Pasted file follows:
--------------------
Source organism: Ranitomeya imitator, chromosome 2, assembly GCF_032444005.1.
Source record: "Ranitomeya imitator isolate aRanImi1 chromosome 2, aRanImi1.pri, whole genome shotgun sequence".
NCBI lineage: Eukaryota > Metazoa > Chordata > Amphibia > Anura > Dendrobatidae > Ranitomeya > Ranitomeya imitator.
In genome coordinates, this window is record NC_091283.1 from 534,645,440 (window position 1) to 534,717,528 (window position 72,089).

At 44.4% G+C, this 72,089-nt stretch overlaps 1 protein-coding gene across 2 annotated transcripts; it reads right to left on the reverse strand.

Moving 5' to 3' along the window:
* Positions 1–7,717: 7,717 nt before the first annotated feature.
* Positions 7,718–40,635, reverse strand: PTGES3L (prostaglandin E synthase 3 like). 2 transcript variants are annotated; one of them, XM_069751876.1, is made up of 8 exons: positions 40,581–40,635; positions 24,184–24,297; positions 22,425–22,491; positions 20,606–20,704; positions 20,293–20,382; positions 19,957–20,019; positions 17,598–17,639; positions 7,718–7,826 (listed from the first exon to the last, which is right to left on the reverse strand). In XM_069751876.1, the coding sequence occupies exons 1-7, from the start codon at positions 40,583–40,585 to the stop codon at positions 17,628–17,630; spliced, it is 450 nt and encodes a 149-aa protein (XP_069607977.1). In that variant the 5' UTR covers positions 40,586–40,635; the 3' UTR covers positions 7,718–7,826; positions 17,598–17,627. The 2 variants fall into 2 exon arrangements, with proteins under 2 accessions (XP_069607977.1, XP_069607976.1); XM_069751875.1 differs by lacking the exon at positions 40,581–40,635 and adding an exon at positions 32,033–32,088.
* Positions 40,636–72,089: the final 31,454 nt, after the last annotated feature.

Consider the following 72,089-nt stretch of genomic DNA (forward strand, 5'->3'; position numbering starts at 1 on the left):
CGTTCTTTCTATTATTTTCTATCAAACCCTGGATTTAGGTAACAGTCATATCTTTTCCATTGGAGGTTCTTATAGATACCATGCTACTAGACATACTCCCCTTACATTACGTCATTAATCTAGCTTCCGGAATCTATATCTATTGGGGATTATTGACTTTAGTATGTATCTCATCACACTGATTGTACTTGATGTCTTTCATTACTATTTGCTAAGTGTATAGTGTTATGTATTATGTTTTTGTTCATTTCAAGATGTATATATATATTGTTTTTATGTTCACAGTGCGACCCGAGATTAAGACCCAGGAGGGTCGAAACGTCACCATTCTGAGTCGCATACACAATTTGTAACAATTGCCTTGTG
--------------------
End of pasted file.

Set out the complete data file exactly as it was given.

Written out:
Source organism: Ranitomeya imitator, chromosome 2, assembly GCF_032444005.1.
Source record: "Ranitomeya imitator isolate aRanImi1 chromosome 2, aRanImi1.pri, whole genome shotgun sequence".
NCBI lineage: Eukaryota > Metazoa > Chordata > Amphibia > Anura > Dendrobatidae > Ranitomeya > Ranitomeya imitator.
In genome coordinates, this window is record NC_091283.1 from 534,645,440 (window position 1) to 534,717,528 (window position 72,089).

At 44.4% G+C, this 72,089-nt stretch overlaps 1 protein-coding gene across 2 annotated transcripts; it reads right to left on the reverse strand.

Moving 5' to 3' along the window:
* Positions 1–7,717: 7,717 nt before the first annotated feature.
* Positions 7,718–40,635, reverse strand: PTGES3L (prostaglandin E synthase 3 like). 2 transcript variants are annotated; one of them, XM_069751876.1, is made up of 8 exons: positions 40,581–40,635; positions 24,184–24,297; positions 22,425–22,491; positions 20,606–20,704; positions 20,293–20,382; positions 19,957–20,019; positions 17,598–17,639; positions 7,718–7,826 (listed from the first exon to the last, which is right to left on the reverse strand). In XM_069751876.1, the coding sequence occupies exons 1-7, from the start codon at positions 40,583–40,585 to the stop codon at positions 17,628–17,630; spliced, it is 450 nt and encodes a 149-aa protein (XP_069607977.1). In that variant the 5' UTR covers positions 40,586–40,635; the 3' UTR covers positions 7,718–7,826; positions 17,598–17,627. The 2 variants fall into 2 exon arrangements, with proteins under 2 accessions (XP_069607977.1, XP_069607976.1); XM_069751875.1 differs by lacking the exon at positions 40,581–40,635 and adding an exon at positions 32,033–32,088.
* Positions 40,636–72,089: the final 31,454 nt, after the last annotated feature.

Consider the following 72,089-nt stretch of genomic DNA (forward strand, 5'->3'; position numbering starts at 1 on the left):
CGTTCTTTCTATTATTTTCTATCAAACCCTGGATTTAGGTAACAGTCATATCTTTTCCATTGGAGGTTCTTATAGATACCATGCTACTAGACATACTCCCCTTACATTACGTCATTAATCTAGCTTCCGGAATCTATATCTATTGGGGATTATTGACTTTAGTATGTATCTCATCACACTGATTGTACTTGATGTCTTTCATTACTATTTGCTAAGTGTATAGTGTTATGTATTATGTTTTTGTTCATTTCAAGATGTATATATATATTGTTTTTATGTTCACAGTGCGACCCGAGATTAAGACCCAGGAGGGTCGAAACGTCACCATTCTGAGTCGCATACACAATTTGTAACAATTGCCTTGTG